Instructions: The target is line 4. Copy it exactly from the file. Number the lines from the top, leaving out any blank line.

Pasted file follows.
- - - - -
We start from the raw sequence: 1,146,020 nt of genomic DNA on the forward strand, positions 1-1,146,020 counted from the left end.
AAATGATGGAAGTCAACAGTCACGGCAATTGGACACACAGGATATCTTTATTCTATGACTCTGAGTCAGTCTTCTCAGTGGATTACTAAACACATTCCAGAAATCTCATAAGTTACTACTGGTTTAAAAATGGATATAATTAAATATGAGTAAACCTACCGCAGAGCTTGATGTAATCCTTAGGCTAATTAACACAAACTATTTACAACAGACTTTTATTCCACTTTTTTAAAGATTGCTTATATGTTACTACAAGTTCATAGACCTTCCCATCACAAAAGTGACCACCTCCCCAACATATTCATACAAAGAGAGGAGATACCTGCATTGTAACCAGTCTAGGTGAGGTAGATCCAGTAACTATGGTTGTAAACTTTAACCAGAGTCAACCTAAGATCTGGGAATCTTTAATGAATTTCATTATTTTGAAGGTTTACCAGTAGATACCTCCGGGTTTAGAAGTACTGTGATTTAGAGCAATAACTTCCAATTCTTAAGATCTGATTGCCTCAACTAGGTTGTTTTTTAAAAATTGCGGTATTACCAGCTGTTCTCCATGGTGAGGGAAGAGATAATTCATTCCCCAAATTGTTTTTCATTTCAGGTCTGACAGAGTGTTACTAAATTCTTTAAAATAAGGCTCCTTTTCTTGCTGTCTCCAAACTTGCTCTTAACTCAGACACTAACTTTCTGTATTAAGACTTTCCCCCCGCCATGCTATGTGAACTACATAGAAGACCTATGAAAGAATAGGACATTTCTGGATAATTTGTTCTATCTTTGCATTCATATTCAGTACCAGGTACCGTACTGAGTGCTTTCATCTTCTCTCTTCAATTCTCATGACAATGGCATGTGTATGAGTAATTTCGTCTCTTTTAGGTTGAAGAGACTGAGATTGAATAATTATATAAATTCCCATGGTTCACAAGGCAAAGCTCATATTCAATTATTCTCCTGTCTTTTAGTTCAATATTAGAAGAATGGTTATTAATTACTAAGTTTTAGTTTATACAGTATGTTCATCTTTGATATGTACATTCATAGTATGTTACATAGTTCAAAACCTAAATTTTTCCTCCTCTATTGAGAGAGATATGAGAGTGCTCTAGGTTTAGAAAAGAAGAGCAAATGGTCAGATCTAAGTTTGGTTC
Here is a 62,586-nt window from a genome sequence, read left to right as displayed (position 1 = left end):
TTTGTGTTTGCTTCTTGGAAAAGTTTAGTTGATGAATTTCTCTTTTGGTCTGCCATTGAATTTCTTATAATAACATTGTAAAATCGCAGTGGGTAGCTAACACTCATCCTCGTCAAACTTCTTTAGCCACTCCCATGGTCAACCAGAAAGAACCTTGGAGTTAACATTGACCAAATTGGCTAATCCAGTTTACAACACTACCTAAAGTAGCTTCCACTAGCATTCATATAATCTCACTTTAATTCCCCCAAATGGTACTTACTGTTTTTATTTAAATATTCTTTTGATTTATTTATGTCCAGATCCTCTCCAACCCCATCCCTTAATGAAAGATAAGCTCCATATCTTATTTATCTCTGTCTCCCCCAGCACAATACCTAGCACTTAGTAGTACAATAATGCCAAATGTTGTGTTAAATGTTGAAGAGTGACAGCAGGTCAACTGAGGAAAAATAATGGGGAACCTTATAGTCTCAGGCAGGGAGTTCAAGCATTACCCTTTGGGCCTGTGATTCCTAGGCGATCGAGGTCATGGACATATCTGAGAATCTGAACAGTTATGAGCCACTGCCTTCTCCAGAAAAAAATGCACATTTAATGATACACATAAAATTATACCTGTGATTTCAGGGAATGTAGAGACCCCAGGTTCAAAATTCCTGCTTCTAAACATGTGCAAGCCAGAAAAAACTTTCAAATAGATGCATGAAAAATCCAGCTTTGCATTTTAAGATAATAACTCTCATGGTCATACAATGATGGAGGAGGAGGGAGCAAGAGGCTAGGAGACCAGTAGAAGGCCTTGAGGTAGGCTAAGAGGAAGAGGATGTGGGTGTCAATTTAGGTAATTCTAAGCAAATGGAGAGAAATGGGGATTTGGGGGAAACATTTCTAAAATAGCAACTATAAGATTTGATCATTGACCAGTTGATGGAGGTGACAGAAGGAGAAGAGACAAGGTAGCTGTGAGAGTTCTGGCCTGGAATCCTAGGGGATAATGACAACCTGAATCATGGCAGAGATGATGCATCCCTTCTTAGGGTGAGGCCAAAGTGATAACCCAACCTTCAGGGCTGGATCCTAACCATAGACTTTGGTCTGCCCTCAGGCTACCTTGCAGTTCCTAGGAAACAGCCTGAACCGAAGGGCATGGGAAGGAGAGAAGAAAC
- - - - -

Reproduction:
TTTGTGTTTGCTTCTTGGAAAAGTTTAGTTGATGAATTTCTCTTTTGGTCTGCCATTGAATTTCTTATAATAACATTGTAAAATCGCAGTGGGTAGCTAACACTCATCCTCGTCAAACTTCTTTAGCCACTCCCATGGTCAACCAGAAAGAACCTTGGAGTTAACATTGACCAAATTGGCTAATCCAGTTTACAACACTACCTAAAGTAGCTTCCACTAGCATTCATATAATCTCACTTTAATTCCCCCAAATGGTACTTACTGTTTTTATTTAAATATTCTTTTGATTTATTTATGTCCAGATCCTCTCCAACCCCATCCCTTAATGAAAGATAAGCTCCATATCTTATTTATCTCTGTCTCCCCCAGCACAATACCTAGCACTTAGTAGTACAATAATGCCAAATGTTGTGTTAAATGTTGAAGAGTGACAGCAGGTCAACTGAGGAAAAATAATGGGGAACCTTATAGTCTCAGGCAGGGAGTTCAAGCATTACCCTTTGGGCCTGTGATTCCTAGGCGATCGAGGTCATGGACATATCTGAGAATCTGAACAGTTATGAGCCACTGCCTTCTCCAGAAAAAAATGCACATTTAATGATACACATAAAATTATACCTGTGATTTCAGGGAATGTAGAGACCCCAGGTTCAAAATTCCTGCTTCTAAACATGTGCAAGCCAGAAAAAACTTTCAAATAGATGCATGAAAAATCCAGCTTTGCATTTTAAGATAATAACTCTCATGGTCATACAATGATGGAGGAGGAGGGAGCAAGAGGCTAGGAGACCAGTAGAAGGCCTTGAGGTAGGCTAAGAGGAAGAGGATGTGGGTGTCAATTTAGGTAATTCTAAGCAAATGGAGAGAAATGGGGATTTGGGGGAAACATTTCTAAAATAGCAACTATAAGATTTGATCATTGACCAGTTGATGGAGGTGACAGAAGGAGAAGAGACAAGGTAGCTGTGAGAGTTCTGGCCTGGAATCCTAGGGGATAATGACAACCTGAATCATGGCAGAGATGATGCATCCCTTCTTAGGGTGAGGCCAAAGTGATAACCCAACCTTCAGGGCTGGATCCTAACCATAGACTTTGGTCTGCCCTCAGGCTACCTTGCAGTTCCTAGGAAACAGCCTGAACCGAAGGGCATGGGAAGGAGAGAAGAAAC